Still Alive and Programming

Yes, I know, I’ve been silent for a long time. Too long, and for that I apologize. But I am still around, still programming away at several projects when I have time to do so (which is not as much as I would like sometimes). Which brings me to today’s many announcements.


MSAgent WebRing Membership
I have been supporting the MSAgent technology for over 6 years now. Lebeau Software is now a proud member of the the MSAgent WebRing. I should have joined this group years ago. Well, no time like the present, right?


Upcoming Software Releases!

AgentCB v1.2
AgentCB v1.2 will now allow the user to choose their desired spoken Language and TTS engine. This has been requested from non-English users of AgentCB for awhile now, so I finally got it into AgentCB. Previous versions were locked into using Enligh only. MSAgent, which AgentCB uses to read the clipboard verbally, has always had the ability to generate spoken output in many foreign languages (provided the necessary support files are installed ahead of time). AgentCB will now be able to utilize this capability.

In addition, this version includes enhancements to the underlying MSAgent support (for those of you familiar with my TMSAgent VCL component, this version of AgentCB will be using the beta of the upcoming version of TMSAgent), and users will also now be able to choose to use MSAgent character files that are not installed in the default “MSAgent\Chars” folder of the OS.

If anyone is interested in beta testing the new version before I release it publically, feel free to contact me.

ICQLaunch v1.0.1.22
ICQLaunch v1.0.1.22 adds support for the recently-released ICQ v5. Supporting ICQ v5 required several changes to ICQLaunch’s internals. Amongst the changes, however, allowed for the ability to support ICQ v5’s new Custom Status feature. ICQ is no longer locked into hard-coded statuses like, “Away”, “DND”, etc. Users can now specify their own custom status messages. The new version of ICQLaunch will support this feature, in addition to supporting ICQ v5 in general like it as with previous versions of ICQ.

If anyone is interested in beta testing the new version before I release it publically, feel free to contact me.

TMSAgent VCL v2.0
The upcoming release of AgentCB is using the beta of the upcoming version of TMSAgent as its MSAgent implementation. TMSAgent v2.0 is a major redesign over the current version v1.5. Once AgentCB has been tested, and no problems occur with the TMSAgent beta, I can then release v2.0 of TMSAgent. And yes, this version will included native Borland C++ Builder 6 support – a feature that is LONG overdue!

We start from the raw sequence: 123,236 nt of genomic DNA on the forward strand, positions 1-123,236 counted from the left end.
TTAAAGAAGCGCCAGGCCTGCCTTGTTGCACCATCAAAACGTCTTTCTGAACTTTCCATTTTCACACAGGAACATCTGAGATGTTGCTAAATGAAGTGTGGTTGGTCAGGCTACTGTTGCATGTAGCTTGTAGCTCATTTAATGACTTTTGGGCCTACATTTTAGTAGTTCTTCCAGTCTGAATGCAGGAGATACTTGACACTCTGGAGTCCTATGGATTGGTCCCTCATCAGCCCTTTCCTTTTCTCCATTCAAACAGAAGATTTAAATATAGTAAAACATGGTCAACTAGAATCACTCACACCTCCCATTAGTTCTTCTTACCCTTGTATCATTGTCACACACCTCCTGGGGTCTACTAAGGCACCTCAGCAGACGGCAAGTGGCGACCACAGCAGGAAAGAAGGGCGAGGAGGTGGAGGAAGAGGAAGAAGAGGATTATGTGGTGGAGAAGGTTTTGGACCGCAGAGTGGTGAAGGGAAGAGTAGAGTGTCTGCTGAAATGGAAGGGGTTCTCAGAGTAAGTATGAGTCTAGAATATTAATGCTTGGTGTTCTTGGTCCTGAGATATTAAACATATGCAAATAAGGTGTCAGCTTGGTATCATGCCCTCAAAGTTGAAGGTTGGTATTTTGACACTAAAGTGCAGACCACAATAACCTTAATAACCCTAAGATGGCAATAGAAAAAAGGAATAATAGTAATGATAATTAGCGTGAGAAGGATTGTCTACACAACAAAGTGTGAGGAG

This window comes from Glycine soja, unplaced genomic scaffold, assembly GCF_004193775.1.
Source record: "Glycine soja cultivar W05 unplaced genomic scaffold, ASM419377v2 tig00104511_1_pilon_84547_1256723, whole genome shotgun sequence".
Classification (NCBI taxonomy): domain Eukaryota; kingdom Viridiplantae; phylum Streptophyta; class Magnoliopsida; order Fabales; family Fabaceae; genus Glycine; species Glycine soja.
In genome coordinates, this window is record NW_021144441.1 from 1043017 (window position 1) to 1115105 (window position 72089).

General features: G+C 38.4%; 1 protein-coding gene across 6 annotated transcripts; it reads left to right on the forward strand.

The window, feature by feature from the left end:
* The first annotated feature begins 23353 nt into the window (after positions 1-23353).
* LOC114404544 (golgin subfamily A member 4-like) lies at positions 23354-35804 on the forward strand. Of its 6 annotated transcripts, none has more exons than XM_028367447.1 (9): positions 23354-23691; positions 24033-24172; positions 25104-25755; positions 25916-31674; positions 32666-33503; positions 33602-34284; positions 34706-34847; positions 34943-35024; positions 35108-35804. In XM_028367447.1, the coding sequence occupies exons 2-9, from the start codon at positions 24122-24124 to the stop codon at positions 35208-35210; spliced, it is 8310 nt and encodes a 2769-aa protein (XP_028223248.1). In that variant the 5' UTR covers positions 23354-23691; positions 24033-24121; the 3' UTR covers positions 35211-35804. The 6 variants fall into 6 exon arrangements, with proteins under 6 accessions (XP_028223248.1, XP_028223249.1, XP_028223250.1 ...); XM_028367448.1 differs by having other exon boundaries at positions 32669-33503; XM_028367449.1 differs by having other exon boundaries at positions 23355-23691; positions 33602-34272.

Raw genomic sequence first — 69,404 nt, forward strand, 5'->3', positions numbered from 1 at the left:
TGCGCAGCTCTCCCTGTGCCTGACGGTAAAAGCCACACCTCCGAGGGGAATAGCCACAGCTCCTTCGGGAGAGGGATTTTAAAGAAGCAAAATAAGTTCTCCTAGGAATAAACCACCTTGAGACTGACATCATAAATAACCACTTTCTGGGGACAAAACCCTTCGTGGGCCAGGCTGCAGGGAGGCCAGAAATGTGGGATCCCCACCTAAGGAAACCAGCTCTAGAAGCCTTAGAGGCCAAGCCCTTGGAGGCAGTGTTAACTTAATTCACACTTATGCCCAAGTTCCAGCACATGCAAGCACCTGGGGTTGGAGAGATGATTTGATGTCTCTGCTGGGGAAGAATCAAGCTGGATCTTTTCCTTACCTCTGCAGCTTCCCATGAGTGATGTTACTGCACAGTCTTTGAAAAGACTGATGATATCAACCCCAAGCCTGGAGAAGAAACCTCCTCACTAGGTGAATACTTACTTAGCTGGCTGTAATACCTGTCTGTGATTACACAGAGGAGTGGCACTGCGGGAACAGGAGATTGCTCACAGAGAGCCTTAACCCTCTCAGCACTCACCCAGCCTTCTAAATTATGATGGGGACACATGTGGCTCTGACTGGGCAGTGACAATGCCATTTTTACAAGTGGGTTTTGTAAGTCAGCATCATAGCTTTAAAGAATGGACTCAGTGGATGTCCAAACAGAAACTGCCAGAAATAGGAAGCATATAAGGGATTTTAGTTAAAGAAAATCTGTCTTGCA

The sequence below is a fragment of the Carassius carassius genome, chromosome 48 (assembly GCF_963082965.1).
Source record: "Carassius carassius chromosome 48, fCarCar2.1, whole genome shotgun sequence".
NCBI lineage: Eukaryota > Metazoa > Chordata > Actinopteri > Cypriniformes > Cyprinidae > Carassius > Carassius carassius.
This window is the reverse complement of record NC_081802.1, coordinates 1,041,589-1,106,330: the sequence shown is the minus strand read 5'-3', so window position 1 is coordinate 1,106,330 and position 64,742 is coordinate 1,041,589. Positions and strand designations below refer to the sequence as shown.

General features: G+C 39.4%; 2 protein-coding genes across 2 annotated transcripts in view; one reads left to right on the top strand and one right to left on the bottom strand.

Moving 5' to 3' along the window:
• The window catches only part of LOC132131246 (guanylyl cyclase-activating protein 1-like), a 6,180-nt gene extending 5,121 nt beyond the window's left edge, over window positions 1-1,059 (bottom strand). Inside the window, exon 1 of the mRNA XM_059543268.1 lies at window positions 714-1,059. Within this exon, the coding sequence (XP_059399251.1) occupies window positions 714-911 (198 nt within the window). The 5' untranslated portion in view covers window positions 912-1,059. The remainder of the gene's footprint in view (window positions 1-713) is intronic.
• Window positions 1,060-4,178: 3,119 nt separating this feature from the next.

MSAgent ACS File Format Documentation
For the past 2 years, I have been working on gaining an understanding of, and documenting, the data format for MSAgent’s ACS files. The ACS File Format documentation has been available for download for some time now. I will be releasing a major update to that documentation later this year. Many data fields that were unknown to me a year ago have now been identified. The documentation is nearly complete now, describing the entire ACS format in full now. The only thing still eluding me is the algorithm for parsing the raw image data for individual animation frames (although I can now identify everything else about the frames), and a few minor miscellaneous fields. Other than that, the rest of the data is fully documented now, and I have already begun writing code to utilize this information.


New MSAgent Products in Planning Stages!

ACS File Viewer
Using the knowledge I have gained by writing the ACS File Format documentation, the first product that I will be releasing will be an ACS File Viewer. This product will be a test bed for me to solidify my general coding for processing ACS data. Unlike other viewers already available, this program will not be using Microsoft’s own MSAgent engine at all. I will be reading and displaying the ACS file data directly. This will mean that performance of processing the ACS information will be faster and better optimized, and will not require commonly used “hacks” to make the MSAgent engine do things that it was not originally designed for (re-parenting character windows without messing up the OS, multiple instancing, etc). Also, ACS characters that are loaded into the MSAgent engine by multiple processes at the same time, whether by applications or by web pages, share a common instance of the character onscreen. The viewer will bypass this, being a completely self-contained application, one which can even run on machines that do not have MSAgent installed at all.